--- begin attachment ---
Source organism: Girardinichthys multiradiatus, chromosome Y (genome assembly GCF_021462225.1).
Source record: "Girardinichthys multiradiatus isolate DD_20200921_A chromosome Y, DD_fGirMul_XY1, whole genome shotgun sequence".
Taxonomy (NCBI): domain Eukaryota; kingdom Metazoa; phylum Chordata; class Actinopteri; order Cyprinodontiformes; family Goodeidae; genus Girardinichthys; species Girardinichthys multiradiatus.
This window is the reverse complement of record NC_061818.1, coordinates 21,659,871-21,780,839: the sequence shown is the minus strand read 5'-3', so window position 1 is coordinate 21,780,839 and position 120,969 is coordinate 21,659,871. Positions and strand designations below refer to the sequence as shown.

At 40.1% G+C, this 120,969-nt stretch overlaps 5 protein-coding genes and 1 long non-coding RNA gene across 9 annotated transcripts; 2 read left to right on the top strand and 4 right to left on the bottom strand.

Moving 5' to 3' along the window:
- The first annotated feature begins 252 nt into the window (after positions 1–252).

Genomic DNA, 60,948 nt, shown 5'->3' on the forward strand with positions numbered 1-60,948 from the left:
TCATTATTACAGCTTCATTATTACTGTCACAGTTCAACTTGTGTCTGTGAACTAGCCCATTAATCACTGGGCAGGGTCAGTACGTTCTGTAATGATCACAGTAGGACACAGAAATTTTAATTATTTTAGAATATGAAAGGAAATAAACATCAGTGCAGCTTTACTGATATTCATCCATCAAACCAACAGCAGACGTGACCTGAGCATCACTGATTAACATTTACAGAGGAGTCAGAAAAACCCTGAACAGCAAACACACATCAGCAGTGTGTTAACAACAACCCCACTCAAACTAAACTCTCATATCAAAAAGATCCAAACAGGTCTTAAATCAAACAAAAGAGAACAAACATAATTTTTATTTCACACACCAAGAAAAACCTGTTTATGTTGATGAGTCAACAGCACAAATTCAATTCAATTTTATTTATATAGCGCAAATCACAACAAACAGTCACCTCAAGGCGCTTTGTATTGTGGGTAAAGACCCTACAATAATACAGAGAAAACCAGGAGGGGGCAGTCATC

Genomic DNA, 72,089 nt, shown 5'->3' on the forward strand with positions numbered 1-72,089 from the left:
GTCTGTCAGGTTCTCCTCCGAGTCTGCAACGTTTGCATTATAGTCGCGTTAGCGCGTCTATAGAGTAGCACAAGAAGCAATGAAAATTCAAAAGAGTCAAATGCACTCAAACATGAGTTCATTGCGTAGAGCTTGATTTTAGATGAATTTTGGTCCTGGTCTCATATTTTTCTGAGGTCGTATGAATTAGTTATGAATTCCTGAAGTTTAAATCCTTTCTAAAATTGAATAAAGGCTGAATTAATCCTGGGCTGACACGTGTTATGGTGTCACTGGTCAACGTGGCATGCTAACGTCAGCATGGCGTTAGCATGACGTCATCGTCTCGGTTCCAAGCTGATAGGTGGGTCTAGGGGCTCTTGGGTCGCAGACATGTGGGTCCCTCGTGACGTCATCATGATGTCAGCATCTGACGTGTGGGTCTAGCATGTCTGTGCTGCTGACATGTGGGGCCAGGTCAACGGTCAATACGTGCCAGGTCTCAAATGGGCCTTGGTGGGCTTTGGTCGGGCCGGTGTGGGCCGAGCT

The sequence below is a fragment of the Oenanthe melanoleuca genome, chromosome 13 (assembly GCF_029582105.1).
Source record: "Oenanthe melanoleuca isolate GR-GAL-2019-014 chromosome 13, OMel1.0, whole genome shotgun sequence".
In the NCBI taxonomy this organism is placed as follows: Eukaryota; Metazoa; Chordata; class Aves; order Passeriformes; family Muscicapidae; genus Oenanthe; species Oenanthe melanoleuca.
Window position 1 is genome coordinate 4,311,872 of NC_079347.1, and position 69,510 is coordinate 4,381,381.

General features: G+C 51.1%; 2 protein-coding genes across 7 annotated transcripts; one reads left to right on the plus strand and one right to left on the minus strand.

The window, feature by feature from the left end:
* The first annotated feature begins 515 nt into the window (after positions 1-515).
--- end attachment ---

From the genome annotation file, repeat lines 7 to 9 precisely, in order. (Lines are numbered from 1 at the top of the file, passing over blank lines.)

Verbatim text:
- The first annotated feature begins 252 nt into the window (after positions 1–252).

Genomic DNA, 60,948 nt, shown 5'->3' on the forward strand with positions numbered 1-60,948 from the left:
TCATTATTACAGCTTCATTATTACTGTCACAGTTCAACTTGTGTCTGTGAACTAGCCCATTAATCACTGGGCAGGGTCAGTACGTTCTGTAATGATCACAGTAGGACACAGAAATTTTAATTATTTTAGAATATGAAAGGAAATAAACATCAGTGCAGCTTTACTGATATTCATCCATCAAACCAACAGCAGACGTGACCTGAGCATCACTGATTAACATTTACAGAGGAGTCAGAAAAACCCTGAACAGCAAACACACATCAGCAGTGTGTTAACAACAACCCCACTCAAACTAAACTCTCATATCAAAAAGATCCAAACAGGTCTTAAATCAAACAAAAGAGAACAAACATAATTTTTATTTCACACACCAAGAAAAACCTGTTTATGTTGATGAGTCAACAGCACAAATTCAATTCAATTTTATTTATATAGCGCAAATCACAACAAACAGTCACCTCAAGGCGCTTTGTATTGTGGGTAAAGACCCTACAATAATACAGAGAAAACCAGGAGGGGGCAGTCATC